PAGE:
Interwoven with the modern day is another timeline: Europe 1938-1943, which marks days in the life of Karl’s German/Jewish family: Kristallnacht, November 9, 1938, when his uncle Erwin, age 17, was arrested and deported to the Bergen-Belson concentration camp; the day his father and sister (age 14 and 16) escaped Nazi Germany on a Kindertransport train to Belgium; the date his grandparents were deported including the specific train transport number. 

His father and aunt would eventually escape into Switzerland towards the end of the war, but his uncle and grandparents were not so lucky. All three were murdered at Auschwitz in 1944. Studio portraits of this winsome and tragic trio, full of hope and vitality float across the surface of the globe and the translucent screen. Forever young, their unrealized potential pulsates out towards the viewer. As the family events of the present drift by, they are “interrupted by black spaces and the specific dates concerning my other family. We see their portraits and then they slowly fade away into blackand we’re back to today’s mundane events. It’s a hole, which signifies a break in time and a break in the family,” says Karl.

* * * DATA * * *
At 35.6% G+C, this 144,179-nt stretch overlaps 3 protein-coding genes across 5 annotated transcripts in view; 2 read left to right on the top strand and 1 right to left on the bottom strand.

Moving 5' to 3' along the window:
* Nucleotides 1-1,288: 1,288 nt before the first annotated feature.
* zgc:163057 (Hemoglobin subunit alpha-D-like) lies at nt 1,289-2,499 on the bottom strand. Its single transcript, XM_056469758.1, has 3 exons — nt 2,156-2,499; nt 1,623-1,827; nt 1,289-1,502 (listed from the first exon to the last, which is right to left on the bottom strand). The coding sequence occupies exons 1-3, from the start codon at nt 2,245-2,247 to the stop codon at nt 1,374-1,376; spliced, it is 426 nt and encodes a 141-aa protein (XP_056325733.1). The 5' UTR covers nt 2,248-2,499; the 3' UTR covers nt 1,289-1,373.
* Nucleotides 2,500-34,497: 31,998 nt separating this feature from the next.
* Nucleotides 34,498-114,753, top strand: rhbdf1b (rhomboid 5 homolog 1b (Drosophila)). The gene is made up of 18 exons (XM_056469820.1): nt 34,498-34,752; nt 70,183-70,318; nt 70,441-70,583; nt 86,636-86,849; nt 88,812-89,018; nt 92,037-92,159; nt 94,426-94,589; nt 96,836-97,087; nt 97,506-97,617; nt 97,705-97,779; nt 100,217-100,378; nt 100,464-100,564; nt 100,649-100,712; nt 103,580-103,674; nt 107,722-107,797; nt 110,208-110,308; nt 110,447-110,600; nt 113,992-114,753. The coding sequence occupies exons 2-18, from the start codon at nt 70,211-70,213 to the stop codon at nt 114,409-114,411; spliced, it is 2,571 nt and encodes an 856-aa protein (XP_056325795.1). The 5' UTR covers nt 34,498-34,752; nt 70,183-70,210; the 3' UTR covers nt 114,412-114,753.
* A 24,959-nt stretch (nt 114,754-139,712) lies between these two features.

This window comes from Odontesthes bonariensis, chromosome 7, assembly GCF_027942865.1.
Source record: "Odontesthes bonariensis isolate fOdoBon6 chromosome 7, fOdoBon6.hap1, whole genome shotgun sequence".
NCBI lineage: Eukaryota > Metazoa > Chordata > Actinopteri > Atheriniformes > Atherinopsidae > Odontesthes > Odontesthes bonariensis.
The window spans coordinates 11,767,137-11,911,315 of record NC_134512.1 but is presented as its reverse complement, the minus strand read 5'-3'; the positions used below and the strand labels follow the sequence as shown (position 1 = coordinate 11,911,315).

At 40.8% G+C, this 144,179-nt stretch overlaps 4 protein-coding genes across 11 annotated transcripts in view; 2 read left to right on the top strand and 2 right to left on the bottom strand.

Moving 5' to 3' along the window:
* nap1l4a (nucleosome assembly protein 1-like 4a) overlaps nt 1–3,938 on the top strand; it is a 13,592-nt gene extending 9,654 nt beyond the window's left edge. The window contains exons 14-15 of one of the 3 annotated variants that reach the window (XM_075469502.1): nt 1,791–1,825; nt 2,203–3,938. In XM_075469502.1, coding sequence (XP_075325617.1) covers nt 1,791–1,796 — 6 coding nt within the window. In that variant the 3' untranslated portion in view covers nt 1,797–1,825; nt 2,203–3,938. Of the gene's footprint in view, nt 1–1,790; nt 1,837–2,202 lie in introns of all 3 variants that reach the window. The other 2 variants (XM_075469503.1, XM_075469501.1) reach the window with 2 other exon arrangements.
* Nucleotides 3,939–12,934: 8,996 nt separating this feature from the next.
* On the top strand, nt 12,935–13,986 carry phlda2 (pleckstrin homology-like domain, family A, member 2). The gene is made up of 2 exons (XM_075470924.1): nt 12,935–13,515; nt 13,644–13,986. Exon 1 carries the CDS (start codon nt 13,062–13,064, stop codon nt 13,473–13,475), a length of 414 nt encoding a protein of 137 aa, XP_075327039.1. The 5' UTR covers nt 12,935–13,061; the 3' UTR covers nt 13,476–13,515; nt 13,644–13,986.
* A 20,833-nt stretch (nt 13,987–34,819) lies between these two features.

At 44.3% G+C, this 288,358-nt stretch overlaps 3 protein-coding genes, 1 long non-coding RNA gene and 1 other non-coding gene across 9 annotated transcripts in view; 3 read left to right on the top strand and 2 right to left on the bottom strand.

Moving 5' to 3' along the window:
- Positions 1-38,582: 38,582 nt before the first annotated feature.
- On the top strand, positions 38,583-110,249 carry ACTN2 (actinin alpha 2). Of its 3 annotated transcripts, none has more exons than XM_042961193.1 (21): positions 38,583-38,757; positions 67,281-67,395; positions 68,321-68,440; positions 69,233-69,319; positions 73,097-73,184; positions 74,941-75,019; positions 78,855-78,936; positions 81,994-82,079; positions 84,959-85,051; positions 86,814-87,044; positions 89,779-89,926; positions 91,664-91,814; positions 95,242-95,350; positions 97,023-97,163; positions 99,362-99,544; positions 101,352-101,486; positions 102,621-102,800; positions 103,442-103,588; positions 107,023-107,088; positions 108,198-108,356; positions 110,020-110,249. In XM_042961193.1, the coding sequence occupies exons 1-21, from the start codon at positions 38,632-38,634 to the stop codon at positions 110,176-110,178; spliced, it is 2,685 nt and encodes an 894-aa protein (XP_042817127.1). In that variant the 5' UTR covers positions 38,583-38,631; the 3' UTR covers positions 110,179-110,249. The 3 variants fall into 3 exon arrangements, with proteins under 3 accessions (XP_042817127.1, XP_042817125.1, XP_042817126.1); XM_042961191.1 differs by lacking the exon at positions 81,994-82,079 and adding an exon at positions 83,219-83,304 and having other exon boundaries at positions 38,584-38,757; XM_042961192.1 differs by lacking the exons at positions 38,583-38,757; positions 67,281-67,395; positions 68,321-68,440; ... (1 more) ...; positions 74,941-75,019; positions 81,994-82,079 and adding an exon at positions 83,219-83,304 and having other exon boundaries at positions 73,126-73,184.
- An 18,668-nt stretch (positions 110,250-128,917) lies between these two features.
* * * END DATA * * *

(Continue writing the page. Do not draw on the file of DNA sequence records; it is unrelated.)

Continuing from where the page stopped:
The piece is loosely organized so that in one timeline, babies, toddlers and children are projected on the orb, while the elderly, adults and young adults are projected on the plastic screen. One timeline goes forward as the other timeline goes backward, drawing a connection between Karl’s family life and his father’s family life.